Pyjion with Dino Viehland and Brett Cannon


March 31st, 2016

1 hr 10 mins 26 secs

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About this Episode

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In an attempt to improve the performance characteristics of the CPython implementation, Dino Viehland began work on a patch to allow for a pluggable interface to a JIT (Just In Time) compiler. His employer, Microsoft, decided to sponsor his efforts and the result is the Pyjion project. In this episode we spoke with Dino Viehland and Brett Cannon about the goals of the project, the progress they have made so far, and the issues they have encountered along the way. We also made an interesting detour to discuss the general state of performance in the Python ecosystem and why the GIL isn’t the bogeyman it’s made out to be.

Brief Introduction

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  • Your hosts as usual are Tobias Macey and Chris Patti
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  • Today we are interviewing Brett Cannon and Dino Viehland about their work on Pyjion, a CPython extension that provides an API to allow for plugging a JIT compilation engine into the CPython runtime.

Interview with Brett Cannon and Dino Viehland

  • Introductions
  • How did you get introduced to Python? – Chris
  • What was the inspiration for the Pyjion project and what are its goals? – Tobias
  • The FAQ mentions that Pyjion could easily be made cross platform, but this being a Microsoft project it was bootstrapped on Windows. Have any of the discrete tasks required to get Pyjion running under OSX or Linux been laid out even in outline form? – Chris
  • Given that this is a Microsoft backed project it makes sense that the first JIT engine to be implemented is for the CoreCLR. What would an alternative implementation provide and in what ways can a JIT framework be tuned for particular workloads? – Tobias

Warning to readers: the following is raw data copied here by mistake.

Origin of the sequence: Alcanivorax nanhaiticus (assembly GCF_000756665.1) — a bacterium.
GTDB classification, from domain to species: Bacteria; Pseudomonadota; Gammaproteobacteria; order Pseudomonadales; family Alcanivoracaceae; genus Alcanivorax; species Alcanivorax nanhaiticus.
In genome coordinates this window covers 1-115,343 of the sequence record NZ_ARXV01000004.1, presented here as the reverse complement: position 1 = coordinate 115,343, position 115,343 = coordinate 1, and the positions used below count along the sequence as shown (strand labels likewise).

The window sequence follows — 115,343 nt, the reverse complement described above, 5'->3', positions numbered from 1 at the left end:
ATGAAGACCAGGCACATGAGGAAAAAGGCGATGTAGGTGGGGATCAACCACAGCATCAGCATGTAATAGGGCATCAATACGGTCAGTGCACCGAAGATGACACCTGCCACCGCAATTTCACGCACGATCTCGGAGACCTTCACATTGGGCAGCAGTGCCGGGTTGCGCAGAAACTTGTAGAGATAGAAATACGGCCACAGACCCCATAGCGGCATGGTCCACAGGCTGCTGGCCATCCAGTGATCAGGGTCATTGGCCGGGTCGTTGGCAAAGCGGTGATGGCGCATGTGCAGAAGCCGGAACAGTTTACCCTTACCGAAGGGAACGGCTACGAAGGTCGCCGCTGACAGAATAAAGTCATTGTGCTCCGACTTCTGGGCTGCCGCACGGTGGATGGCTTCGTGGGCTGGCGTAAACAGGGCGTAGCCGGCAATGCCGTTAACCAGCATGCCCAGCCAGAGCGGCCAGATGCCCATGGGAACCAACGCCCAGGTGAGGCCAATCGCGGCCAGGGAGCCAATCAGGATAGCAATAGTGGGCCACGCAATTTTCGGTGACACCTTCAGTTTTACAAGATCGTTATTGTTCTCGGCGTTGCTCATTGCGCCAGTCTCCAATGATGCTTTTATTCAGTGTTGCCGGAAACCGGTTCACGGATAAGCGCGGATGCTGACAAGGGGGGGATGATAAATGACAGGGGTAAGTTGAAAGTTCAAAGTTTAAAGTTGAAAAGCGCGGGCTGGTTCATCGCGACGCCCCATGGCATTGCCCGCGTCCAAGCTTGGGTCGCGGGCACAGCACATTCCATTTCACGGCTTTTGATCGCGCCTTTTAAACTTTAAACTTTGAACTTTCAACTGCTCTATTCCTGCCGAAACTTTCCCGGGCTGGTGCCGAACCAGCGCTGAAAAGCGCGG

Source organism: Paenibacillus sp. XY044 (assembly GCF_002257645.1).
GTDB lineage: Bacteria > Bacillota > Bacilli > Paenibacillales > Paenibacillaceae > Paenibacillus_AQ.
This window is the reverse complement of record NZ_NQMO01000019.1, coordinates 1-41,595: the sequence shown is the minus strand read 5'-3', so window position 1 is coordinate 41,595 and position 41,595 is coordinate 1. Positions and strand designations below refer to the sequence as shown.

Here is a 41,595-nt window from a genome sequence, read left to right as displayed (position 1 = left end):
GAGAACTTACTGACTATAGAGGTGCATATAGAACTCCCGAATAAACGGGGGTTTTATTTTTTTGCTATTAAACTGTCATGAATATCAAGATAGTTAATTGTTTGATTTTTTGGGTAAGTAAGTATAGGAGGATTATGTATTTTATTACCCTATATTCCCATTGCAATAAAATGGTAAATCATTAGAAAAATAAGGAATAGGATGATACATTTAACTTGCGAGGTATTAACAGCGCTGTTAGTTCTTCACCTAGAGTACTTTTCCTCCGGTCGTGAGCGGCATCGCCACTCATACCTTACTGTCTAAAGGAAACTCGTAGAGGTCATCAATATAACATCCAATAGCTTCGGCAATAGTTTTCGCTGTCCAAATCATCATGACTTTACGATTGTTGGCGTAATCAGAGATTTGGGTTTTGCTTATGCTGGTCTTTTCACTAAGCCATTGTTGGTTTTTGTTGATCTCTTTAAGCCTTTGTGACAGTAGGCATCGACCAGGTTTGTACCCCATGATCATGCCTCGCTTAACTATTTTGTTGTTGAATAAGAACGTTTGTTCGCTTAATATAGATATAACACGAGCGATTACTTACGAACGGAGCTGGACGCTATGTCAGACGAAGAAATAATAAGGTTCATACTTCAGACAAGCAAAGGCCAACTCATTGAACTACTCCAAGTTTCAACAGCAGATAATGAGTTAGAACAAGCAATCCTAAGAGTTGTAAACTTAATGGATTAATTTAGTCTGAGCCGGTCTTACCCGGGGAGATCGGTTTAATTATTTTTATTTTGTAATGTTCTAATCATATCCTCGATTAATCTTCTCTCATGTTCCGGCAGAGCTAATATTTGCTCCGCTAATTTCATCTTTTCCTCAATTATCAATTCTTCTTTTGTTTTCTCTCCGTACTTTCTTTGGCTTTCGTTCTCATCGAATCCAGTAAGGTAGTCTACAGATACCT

• What kinds of use cases and problem domains that were previously impractical will be enabled by this? – Tobias
  • Does Microsoft’s recent acquisition of Xamarin and the Mono project change things for the Pyjion project at all? – Chris
  • What are the challenges associated with your work on Pyjion? Are there certain aspects of the Python language and the CPython implementation that make the work more difficult than it might be otherwise? – Tobias
  • When I think of Microsoft and programming languages I generally think of C++ and C#. Did your team have to go through an approval process in order to utilize Python, and further to open source your work on Pyjion? – Chris
  • How does Pyjion hook into the CPython runtime and what kinds of primitives does it expose to JIT engines for them to be able to work with? – Tobias
  • Would an entire project be run through the JIT engine during runtime or is it possible to target a subset of the code being executed? – Tobias
  • In what ways can a JIT compiler implementation be purpose-built for a given workload and how would someone go about creating one? – Tobias
  • Could a JIT plugin be designed with different trade-offs, like no C API compatibility, but that worked around the GIL to provide real concurrency in Python? – Chris
  • One of the most notable benefits of having a JIT implementation for the CPython runtime is the fact that modules with C extensions can be used, such as NumPy. Does that pose any difficulties in the compilation methods used for optimizing the Python portion of the code? – Tobias
  • What kinds of performance improvements have you seen in your experimentation? – Tobias
  • Which release of Python do you hope to have Pyjion incorporated into? – Tobias
  • Has any thought been given to making Python a first class citizen in Visual Studio Code? – Chris
  • What areas of the project could use some help from our listeners? – Chris

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The intro and outro music is from Requiem for a Fish The Freak Fandango Orchestra / CC BY-SA